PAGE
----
The Old Man And The Sea1990 | Movie
This made-for-TV version of Ernest Hemingway's novel expands the book's story line and by doing so, weakens its impact. Old fisherman Santiago (Anthony Quinn) has not caught a fish in 85 days. He is idolized by a young boy named Manola (Alexis Cruz), who… (more)
This made-for-TV version of Ernest Hemingway's novel expands the book's story line and by doing so, weakens its impact.
Old fisherman Santiago (Anthony Quinn) has not caught a fish in 85 days. He is idolized by a young boy named Manola (Alexis Cruz), who brings him food and talks baseball with him.
Santiago goes out in his boat again, hoping for good luck. After drifting far from shore, he finally hooks a large fish. He is forced to wait for the fish to tire, as he is not strong enough to pull it in. The fish pulls the boat further out for most of the next day before it finally surfaces and
Santiago is able to harpoon it. Lashing it to his boat, he sets back to Cuba. By the morning of the third day, the carcass of the fish begins to be attacked by sharks who eventually leave nothing but a skeleton. As the film ends, an exhausted Santiago makes it back to shore, the sight of the great
fish's carcass wins the respect of his fellow fisherman, and he and the boy vow to fish together again.
This film adaptation of Hemingway's tale adds three new central characters. Among them are a lazy American writer (Gary Cole) and his wife. The couple bicker constantly, but the writer eventually finally finds redemption--and a story--in the old man's saga. Also added to the story is Santiago's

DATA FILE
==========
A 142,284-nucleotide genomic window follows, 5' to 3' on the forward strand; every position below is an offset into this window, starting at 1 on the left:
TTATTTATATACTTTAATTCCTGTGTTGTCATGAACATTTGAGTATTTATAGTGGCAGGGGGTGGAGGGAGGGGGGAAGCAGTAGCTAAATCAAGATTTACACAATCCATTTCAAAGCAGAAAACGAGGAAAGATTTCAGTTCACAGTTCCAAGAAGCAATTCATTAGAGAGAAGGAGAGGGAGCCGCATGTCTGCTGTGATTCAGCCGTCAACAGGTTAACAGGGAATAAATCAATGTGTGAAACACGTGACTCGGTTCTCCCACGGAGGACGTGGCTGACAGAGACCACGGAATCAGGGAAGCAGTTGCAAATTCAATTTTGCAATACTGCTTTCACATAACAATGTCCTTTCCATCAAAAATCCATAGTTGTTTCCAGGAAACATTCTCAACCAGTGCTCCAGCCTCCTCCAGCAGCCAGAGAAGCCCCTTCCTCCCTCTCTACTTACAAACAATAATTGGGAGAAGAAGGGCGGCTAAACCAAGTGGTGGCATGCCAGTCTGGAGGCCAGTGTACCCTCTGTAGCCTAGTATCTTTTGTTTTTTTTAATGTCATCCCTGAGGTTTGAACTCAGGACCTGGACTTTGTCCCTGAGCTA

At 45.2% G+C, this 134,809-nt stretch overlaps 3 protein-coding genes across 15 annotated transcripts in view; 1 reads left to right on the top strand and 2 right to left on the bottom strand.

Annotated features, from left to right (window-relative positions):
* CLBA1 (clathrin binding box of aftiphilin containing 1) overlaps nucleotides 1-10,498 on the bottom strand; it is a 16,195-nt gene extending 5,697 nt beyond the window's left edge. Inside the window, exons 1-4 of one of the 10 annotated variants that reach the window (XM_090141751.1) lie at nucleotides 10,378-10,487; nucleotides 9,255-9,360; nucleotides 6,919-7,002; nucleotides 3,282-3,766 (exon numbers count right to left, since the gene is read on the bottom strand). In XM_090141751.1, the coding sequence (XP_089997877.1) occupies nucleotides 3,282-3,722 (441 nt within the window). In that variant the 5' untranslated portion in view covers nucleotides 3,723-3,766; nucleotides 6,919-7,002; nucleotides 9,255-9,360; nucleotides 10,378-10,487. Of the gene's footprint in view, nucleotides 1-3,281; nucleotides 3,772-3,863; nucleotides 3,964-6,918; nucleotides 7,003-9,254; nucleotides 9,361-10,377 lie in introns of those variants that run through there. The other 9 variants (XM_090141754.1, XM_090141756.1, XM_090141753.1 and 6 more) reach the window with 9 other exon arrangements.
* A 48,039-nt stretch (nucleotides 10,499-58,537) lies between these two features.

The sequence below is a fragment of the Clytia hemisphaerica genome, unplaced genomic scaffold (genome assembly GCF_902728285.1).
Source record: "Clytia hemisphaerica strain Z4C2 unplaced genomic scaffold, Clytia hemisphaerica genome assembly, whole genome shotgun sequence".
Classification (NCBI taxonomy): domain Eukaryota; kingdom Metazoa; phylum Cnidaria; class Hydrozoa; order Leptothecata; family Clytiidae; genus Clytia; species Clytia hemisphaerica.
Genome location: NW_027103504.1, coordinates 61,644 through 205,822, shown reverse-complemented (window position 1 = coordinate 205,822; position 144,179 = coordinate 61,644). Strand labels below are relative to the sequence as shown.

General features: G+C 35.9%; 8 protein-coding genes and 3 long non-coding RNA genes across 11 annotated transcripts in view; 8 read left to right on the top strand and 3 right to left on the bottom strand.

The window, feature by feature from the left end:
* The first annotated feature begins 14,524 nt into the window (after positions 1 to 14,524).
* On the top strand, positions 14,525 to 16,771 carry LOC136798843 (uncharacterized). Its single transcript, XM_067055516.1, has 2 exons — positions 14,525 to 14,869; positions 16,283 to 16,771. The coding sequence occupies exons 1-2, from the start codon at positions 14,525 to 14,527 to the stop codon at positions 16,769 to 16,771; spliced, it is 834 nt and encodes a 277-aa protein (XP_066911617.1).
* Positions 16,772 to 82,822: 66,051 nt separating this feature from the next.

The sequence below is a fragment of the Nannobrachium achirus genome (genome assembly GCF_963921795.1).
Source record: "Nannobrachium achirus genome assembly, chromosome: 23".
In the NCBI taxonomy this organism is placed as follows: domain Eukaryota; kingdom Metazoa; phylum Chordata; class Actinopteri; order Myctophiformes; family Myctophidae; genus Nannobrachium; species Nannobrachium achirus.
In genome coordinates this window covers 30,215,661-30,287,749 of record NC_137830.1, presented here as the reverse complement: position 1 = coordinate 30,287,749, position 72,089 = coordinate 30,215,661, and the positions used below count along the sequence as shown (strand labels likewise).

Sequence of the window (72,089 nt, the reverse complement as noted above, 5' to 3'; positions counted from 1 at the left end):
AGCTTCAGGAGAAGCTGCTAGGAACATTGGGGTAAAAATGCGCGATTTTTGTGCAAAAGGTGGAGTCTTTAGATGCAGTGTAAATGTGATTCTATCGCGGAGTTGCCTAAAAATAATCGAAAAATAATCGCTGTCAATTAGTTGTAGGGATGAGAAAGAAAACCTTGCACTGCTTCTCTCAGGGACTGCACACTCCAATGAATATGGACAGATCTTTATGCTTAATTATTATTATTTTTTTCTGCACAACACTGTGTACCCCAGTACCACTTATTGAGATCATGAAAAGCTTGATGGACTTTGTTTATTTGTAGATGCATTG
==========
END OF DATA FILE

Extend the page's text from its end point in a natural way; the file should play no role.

daughter (Valentina Quinn), who shows up twice to implore her father to settle with her in Havana.
The near-perfect casting of Anthony Quinn stands out in this otherwise weak adaptation. Quinn conveys just the right amount of weariness, foolishness, and stubbornness to bring Santiago to life. Despite an occasional melodramatic moment, such as his posing Ahab-like with a harpoon, he delivers a
very strong performance.
The additions to the book, unfortunately, stand as unnecessary filler. The American couple seem as if they were taken directly from The Snows of Kilimanjaro and are absolutely passionless, even as they grow closer. Part of the problem with filming Hemingway's novel lies with the book itself,
however. The device the film uses of having Santiago constantly talk to himself hardly compensates for the long interior monologue of the book, but there is no other way to show what Santiago is thinking. Still, the story should stand alone; this film's mistakes begin the moment it strays from the